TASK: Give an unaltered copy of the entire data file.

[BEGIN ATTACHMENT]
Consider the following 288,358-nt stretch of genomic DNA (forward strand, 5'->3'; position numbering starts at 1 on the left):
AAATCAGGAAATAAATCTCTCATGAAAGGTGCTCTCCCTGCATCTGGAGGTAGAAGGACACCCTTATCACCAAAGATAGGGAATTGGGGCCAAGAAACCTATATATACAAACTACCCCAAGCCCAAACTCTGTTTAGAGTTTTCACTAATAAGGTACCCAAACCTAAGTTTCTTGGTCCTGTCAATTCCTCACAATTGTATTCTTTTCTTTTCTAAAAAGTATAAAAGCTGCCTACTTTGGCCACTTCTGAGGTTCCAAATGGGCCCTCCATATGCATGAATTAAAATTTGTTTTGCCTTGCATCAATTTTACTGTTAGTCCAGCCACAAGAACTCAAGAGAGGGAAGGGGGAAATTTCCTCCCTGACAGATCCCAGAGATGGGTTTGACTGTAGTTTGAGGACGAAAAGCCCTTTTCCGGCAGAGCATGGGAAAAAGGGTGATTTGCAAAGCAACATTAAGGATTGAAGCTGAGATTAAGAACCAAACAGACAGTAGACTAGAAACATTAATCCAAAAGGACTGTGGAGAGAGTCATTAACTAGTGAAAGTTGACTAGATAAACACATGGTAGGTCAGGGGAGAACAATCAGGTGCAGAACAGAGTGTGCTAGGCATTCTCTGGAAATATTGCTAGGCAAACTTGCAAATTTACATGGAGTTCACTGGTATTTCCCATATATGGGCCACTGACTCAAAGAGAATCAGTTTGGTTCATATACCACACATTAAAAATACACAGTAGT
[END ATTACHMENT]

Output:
Consider the following 288,358-nt stretch of genomic DNA (forward strand, 5'->3'; position numbering starts at 1 on the left):
AAATCAGGAAATAAATCTCTCATGAAAGGTGCTCTCCCTGCATCTGGAGGTAGAAGGACACCCTTATCACCAAAGATAGGGAATTGGGGCCAAGAAACCTATATATACAAACTACCCCAAGCCCAAACTCTGTTTAGAGTTTTCACTAATAAGGTACCCAAACCTAAGTTTCTTGGTCCTGTCAATTCCTCACAATTGTATTCTTTTCTTTTCTAAAAAGTATAAAAGCTGCCTACTTTGGCCACTTCTGAGGTTCCAAATGGGCCCTCCATATGCATGAATTAAAATTTGTTTTGCCTTGCATCAATTTTACTGTTAGTCCAGCCACAAGAACTCAAGAGAGGGAAGGGGGAAATTTCCTCCCTGACAGATCCCAGAGATGGGTTTGACTGTAGTTTGAGGACGAAAAGCCCTTTTCCGGCAGAGCATGGGAAAAAGGGTGATTTGCAAAGCAACATTAAGGATTGAAGCTGAGATTAAGAACCAAACAGACAGTAGACTAGAAACATTAATCCAAAAGGACTGTGGAGAGAGTCATTAACTAGTGAAAGTTGACTAGATAAACACATGGTAGGTCAGGGGAGAACAATCAGGTGCAGAACAGAGTGTGCTAGGCATTCTCTGGAAATATTGCTAGGCAAACTTGCAAATTTACATGGAGTTCACTGGTATTTCCCATATATGGGCCACTGACTCAAAGAGAATCAGTTTGGTTCATATACCACACATTAAAAATACACAGTAGT